Ghana’s image in corruption fight low, says international relations expert

Ken Ahorsu of the Legon Centre for International Affairs and Diplomacy says Ghana is losing the fight against corruption

An international relations expert with the Legon Centre for International Affairs and Diplomacy, Ken Ahorsu, has declared that Ghana’s international image now is no different from other African countries that have been tagged with corruption.

Citing several court cases, including the Election 2020 Supreme Court petition, Ahorsu said even though the opposition National Democratic Congress (NDC) lost the case, it succeeded in casting doubt on the credibility of the judiciary when the bench refused to allow the chair of the Electoral Commission, Jean Mensa, to testify.

Speaking on The Big Bulletin with Beatrice Adu on Thursday (2 September), Dr Ahorsu said Ghana used to be revered in the comity of nations as having a high pedigree when it came to the rule of law and the fight against corruption.

“To be very frank, our image is no longer different from other nations in Africa though we had so much pride in ourselves that [with] Ghana, when it comes to the judiciary, when it comes to the tenets of democracy and when it comes to due process, we’re different and not one of the rest,” Dr Ahorsu said.

CDD survey

Meanwhile, a survey by the Ghana Center for Democratic Development has shown that a majority of Ghanaians do not believe President Nana Akufo-Addo can fight corruption.

The report, which sampled the views of 2,400 Ghanaians from all 16 regions of the country between 23 May and 3 June, also blamed the reduction in the president’s vote between the 2016 and the 2020 polls on his own performance and that of NPP MPs.

“Fewer than half [sic] of Ghanaians are optimistic that, in the next four years, the Akufo-Addo NPP-led government will perform ‘much better or better’ in addressing educational needs (45%), providing reliable supply of electricity (44%), maintaining roads and bridges (44%), and providing water and sanitation services (43%). Only one-third (35%) are optimistic about government’s ability to reduce crime,” the survey said.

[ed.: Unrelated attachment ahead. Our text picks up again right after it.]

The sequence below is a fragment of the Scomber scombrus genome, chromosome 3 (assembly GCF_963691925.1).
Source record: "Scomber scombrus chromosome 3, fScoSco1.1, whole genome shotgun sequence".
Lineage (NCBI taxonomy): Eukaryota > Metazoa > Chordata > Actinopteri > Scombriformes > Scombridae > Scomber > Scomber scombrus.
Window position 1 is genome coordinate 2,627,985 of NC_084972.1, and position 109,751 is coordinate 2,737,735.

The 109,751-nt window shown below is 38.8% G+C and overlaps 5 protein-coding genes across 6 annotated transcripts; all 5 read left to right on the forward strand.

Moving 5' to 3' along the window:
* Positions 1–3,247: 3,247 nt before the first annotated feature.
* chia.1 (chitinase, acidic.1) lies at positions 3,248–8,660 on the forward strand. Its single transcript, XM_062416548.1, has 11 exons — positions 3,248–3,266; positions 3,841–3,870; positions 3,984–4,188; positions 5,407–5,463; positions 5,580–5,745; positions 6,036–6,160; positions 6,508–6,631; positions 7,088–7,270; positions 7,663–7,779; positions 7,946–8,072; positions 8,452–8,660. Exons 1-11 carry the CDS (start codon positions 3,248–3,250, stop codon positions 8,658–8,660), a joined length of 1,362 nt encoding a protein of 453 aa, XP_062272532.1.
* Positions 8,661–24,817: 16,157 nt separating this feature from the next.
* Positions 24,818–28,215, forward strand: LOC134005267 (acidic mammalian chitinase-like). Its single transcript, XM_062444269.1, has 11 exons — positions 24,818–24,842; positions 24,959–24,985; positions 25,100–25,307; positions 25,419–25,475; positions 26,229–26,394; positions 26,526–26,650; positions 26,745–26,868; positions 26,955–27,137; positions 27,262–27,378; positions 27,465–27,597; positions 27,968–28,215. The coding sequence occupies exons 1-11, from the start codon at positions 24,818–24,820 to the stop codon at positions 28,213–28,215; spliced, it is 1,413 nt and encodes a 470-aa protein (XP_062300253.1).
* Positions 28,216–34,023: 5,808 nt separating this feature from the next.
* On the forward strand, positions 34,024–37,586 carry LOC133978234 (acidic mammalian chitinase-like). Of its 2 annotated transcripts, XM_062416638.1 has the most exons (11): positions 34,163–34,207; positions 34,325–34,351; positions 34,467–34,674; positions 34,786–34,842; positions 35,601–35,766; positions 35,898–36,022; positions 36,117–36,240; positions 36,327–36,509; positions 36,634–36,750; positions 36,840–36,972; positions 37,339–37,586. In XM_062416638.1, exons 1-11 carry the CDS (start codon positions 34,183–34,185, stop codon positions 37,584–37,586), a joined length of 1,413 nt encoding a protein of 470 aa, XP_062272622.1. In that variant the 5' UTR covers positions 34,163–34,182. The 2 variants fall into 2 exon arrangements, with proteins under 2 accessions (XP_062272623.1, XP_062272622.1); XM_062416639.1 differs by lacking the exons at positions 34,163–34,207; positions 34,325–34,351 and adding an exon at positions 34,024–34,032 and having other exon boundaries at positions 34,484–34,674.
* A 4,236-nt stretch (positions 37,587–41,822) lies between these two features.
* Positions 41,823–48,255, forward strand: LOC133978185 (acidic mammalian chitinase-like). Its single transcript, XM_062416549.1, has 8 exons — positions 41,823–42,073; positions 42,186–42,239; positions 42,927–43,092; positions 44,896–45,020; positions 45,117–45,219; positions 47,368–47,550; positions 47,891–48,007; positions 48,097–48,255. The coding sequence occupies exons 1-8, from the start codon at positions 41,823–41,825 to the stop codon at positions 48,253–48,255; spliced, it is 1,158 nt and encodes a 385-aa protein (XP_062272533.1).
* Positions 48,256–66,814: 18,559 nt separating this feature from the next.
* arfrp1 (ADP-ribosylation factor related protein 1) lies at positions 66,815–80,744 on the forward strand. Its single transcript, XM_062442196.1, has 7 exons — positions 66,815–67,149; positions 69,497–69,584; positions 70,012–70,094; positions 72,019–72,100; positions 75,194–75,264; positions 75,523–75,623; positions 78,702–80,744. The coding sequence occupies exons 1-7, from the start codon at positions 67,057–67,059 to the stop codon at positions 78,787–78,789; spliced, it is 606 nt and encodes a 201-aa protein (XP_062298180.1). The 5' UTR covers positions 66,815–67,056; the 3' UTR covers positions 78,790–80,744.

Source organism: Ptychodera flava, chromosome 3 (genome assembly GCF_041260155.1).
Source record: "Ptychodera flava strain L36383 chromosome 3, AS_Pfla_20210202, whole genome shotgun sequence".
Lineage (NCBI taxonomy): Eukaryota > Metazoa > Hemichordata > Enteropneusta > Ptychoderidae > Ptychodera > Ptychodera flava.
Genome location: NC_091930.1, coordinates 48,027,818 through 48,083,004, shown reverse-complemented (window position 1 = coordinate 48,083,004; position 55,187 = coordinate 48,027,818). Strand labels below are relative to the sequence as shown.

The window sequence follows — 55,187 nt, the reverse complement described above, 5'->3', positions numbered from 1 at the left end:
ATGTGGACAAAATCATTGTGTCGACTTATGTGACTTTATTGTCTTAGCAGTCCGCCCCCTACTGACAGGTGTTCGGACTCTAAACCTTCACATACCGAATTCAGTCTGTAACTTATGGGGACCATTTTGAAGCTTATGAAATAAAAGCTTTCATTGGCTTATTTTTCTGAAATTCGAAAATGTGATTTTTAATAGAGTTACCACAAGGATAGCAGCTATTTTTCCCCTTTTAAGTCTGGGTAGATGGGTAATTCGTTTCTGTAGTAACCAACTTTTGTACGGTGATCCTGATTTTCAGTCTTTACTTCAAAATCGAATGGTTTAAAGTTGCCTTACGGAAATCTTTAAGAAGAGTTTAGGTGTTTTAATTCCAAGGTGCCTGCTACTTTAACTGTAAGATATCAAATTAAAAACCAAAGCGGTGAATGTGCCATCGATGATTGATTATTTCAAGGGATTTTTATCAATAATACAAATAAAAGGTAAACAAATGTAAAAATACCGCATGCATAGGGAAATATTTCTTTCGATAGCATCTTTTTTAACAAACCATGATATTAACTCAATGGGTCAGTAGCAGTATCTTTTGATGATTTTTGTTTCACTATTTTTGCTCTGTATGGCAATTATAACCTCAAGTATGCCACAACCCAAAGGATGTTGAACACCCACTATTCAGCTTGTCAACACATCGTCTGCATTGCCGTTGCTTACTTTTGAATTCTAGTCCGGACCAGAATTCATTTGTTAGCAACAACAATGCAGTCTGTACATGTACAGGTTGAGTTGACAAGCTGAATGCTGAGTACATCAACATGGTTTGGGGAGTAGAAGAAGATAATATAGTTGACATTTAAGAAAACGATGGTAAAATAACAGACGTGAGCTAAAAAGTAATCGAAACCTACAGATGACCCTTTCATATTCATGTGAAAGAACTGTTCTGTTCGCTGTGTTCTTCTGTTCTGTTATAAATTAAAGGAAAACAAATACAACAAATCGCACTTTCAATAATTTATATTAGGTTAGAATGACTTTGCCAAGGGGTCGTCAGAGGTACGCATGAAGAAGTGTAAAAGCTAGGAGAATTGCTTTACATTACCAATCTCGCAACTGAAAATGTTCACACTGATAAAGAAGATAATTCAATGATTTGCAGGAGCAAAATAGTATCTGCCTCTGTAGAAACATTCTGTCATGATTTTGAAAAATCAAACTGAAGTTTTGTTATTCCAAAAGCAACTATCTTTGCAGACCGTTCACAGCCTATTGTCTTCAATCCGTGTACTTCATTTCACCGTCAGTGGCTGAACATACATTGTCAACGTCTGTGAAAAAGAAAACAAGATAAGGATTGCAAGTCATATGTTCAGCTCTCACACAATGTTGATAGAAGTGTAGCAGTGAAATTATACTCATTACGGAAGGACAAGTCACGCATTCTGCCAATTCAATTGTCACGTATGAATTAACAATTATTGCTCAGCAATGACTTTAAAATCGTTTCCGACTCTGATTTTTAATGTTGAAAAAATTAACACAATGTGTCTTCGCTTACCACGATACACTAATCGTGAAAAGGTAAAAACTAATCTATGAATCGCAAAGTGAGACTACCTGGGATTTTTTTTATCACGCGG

“Only about three in ten Ghanaians or fewer are optimistic about the government’s ability to fight corruption (30%) and promote collaboration between the ruling and opposition parties (25%),” the report said.

It further noted: “While Ghanaians are split (48% vs 48%) on the government’s ability to ensure that the rule of law is upheld in the next four years, majorities are not confident in its ability to protect the country’s financial resources (53%) and curb corruption and official impunity (62%).

“Ghanaians are evenly split in their confidence in government’s ability to consolidate the gains made in the Planting/Rearing for Food and Jobs programme in the next four years, but a majority (61%) express lack of confidence in the government’s ability to expand the one million-dollar per constituency initiative,” the report said.

It however noted most Ghanaians are hopeful that some things will get better in the second term of the Akufo-Addo government.

“In general, most Ghanaians expect changes in the way the Akufo-Addo-led NPP government handles a number of national development issues in the next four years.  A majority of Ghanaians (52%) are confident that the second Akufo-Addo-led NPP government will consolidate the gains of the Free SHS programme, but a similar proportion (57%) have no confidence in the government to expand the 1D1F initiative across the country.”

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